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Re: [std-proposals] Fwd: set_new_handler extension

From: Jason McKesson <jmckesson_at_[hidden]>
Date: Tue, 21 Feb 2023 12:45:28 -0500
On Tue, Feb 21, 2023 at 12:12 PM Thiago Macieira via Std-Proposals
<std-proposals_at_[hidden]> wrote:
> On Monday, 20 February 2023 21:42:41 PST connor horman via Std-Proposals
> wrote:
> > The issue is that you get opted-into a `__declspec(dllimport)` whenever you
> > use the standard library. At least some parts are linked via the MSVC C++
> > Redistributable, IIRC.
> You can choose to use a static runtime (/MT option instead of /MD and it's
> actually the default). When you do that, all your libraries will be linked
> together into your executable at the time link.exe is called. If any of the
> .obj files provide a replacement operator new(size_t) or malloc symbol, it'll
> be used.
> The same exists for GCC and Clang, with the -static-libstdc++ option.
> If you use dynamic runtimes, then the override will still apply to the
> executable or library you're linking right now, but not to anything that
> existed before you applied the override. It's entirely possible to have a set
> of DLLs that find malloc or operator new in myproject.dll, without affecting
> third-party, pre-existing DLLs. You just have to be careful about freeing
> memory they allocated or their freeing memory you allocated. The simplest way
> to accomplish this is to force all your C++ code to be linked with the
> override and use only Win32 API to interface with the rest of the system.
> > The operator new override should affect those parts as well, or the stdlib
> > implementation is noncompliant.
> It's perfectly compliant with the standards, because the standard does not
> know anything about DLLs and runtime dynamic-linking. Within each DLL or the
> executable, the standard requirements are met, as described above.

While it is true that the standard does not know about DLLs, it also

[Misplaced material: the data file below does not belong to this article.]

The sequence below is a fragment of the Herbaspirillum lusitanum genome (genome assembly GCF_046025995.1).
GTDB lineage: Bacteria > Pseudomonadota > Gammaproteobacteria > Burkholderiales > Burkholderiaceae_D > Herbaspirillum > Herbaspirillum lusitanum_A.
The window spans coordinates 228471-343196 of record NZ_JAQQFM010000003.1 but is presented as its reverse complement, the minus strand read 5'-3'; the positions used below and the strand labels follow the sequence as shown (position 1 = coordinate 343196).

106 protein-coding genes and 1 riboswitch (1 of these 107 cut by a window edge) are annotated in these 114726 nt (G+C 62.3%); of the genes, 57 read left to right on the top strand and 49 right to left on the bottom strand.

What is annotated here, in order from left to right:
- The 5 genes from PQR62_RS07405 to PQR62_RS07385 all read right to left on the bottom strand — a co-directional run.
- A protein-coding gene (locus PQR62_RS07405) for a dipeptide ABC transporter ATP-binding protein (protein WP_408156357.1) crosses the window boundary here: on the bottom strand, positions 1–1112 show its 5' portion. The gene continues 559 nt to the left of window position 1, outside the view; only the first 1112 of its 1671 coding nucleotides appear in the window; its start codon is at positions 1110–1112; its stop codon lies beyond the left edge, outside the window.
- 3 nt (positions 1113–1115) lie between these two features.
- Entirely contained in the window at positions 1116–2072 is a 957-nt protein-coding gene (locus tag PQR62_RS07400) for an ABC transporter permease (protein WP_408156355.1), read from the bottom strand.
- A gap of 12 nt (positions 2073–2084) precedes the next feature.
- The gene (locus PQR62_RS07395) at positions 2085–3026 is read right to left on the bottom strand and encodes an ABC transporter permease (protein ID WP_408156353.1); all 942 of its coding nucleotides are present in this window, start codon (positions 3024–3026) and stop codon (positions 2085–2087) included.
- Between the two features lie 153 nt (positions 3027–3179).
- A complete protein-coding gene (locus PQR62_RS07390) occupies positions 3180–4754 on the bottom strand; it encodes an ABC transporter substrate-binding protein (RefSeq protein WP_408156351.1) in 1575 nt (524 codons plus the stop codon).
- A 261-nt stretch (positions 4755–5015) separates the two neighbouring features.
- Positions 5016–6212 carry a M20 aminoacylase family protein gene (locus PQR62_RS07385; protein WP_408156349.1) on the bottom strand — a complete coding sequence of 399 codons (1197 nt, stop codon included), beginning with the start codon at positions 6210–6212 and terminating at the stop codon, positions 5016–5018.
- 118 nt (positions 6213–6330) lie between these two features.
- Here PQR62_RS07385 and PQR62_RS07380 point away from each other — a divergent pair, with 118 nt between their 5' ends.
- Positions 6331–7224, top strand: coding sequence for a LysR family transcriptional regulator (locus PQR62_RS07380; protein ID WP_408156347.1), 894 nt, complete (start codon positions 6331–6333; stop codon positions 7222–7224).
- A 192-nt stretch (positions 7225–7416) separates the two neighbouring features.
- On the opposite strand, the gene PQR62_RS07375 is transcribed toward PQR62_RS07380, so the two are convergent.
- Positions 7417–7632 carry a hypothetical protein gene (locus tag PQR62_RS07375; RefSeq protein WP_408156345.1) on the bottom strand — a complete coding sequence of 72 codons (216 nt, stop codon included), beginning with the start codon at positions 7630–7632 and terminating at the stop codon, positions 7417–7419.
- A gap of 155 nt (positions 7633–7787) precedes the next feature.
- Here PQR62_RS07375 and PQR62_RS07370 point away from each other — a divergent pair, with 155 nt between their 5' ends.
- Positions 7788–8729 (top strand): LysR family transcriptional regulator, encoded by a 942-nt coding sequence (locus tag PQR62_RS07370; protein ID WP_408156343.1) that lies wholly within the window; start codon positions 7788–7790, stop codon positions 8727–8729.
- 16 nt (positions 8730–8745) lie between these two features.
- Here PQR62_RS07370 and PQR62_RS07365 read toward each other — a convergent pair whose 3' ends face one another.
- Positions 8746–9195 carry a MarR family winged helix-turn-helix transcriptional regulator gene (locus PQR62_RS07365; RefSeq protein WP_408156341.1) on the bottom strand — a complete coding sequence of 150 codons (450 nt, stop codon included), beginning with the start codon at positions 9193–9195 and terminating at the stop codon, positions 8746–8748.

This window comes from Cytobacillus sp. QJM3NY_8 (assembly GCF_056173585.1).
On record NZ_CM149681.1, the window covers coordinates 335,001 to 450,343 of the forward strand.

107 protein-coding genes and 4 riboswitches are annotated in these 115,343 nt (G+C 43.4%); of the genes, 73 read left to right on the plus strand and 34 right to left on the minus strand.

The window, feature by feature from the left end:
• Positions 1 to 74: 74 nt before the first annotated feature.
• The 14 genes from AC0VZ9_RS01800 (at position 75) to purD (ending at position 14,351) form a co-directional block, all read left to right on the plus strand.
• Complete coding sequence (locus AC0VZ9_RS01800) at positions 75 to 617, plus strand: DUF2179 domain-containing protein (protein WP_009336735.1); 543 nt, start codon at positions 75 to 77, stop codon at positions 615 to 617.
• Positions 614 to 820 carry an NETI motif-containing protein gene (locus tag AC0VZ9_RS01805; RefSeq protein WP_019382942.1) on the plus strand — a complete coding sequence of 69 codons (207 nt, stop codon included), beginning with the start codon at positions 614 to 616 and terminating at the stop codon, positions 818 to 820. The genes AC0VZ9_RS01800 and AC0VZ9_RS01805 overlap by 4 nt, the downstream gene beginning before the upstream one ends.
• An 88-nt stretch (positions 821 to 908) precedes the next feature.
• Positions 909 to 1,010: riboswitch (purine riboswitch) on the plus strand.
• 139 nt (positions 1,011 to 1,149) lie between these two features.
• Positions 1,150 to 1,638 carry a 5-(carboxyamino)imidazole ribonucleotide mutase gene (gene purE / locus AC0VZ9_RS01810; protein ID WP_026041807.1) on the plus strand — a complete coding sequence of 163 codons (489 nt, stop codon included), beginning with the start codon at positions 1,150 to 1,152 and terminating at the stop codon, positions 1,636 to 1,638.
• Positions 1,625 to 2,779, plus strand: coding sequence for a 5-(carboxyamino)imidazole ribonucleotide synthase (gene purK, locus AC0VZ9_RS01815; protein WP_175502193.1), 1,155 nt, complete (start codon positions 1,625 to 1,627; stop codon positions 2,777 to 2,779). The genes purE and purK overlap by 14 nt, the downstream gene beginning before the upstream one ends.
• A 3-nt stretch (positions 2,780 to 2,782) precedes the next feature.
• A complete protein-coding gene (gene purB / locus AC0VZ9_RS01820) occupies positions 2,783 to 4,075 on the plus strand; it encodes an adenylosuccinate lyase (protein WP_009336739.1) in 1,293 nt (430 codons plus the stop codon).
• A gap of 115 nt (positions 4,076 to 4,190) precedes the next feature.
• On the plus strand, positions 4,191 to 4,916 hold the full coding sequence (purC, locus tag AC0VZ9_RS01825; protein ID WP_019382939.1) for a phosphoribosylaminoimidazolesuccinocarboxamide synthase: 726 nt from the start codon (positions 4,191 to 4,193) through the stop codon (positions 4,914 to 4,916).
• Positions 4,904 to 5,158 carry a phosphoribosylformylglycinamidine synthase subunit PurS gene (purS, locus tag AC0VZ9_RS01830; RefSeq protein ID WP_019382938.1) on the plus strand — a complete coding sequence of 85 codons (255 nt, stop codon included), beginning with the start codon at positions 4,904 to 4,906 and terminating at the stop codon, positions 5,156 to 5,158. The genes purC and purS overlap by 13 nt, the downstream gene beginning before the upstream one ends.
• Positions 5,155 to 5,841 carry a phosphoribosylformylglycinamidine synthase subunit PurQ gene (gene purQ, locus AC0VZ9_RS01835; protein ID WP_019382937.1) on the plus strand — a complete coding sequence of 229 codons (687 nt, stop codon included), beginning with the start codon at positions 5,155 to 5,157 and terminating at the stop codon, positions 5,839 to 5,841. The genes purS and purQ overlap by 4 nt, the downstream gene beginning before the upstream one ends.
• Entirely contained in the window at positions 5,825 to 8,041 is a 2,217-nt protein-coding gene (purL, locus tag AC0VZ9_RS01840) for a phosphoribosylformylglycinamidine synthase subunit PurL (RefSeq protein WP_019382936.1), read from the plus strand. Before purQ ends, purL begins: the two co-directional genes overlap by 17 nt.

doesn't *not* know about them.

That is, it defines the concept of a "program" as a set of translation
units linked together. Do translation units in a DLL count as part of
the same "program" as other TUs in other DLLs or exes? One could argue
that the TUs in a DLL count as part of the same program when it gets
used. But one could also argue that it isn't.

To me, the issue is that MSVC seems inconsistent on this. When it
comes to runtime type checking, the answer is "they are the same
program." You can use RTTI to engage with classes defined by a DLL
which were not directly exposed to your TU.

So it's strange that when it comes to global `new/delete` overloading,
the answer changes.

Also, what happens on non-Windows platforms if two different SOs
override the global `new` with different functions?

> If there is a discrepancy, it will be the standard to change to allow for this
> existing behaviour of 35+ years, which is not going to be changed. No amount
> of standards-writing will get Microsoft to change such a core level
> functionality of their OS.

It should also be noted that MSVC already has a few baked-in
violations of the standard since C++98 that they're just not going to
fix. For example, `struct` and `class` are supposed to be
interchangeable by the standard, allowing you to declare a name
`struct Name;` in one place and define it as `class Name {};`
elsewhere, with both referring to the same type. But MSVC requires
that you be consistent. And since this is part of the Windows ABI's
name mangling, and has been for decades, it's not going anywhere.

The idea that some ink on a page is going to cause the Windows ABI to
fundamentally change core parts of how stuff works on the platform is
a fantasy. If some part of the standard is changed in such a way as to
make implementation of that part highly impractical on their platform,
they *will not implement it.* Just like GCC took years to implement a
C++11-compliant `basic_string` because it was an ABI break for their
old COW-based string implementation.

Received on 2023-02-21 17:46:24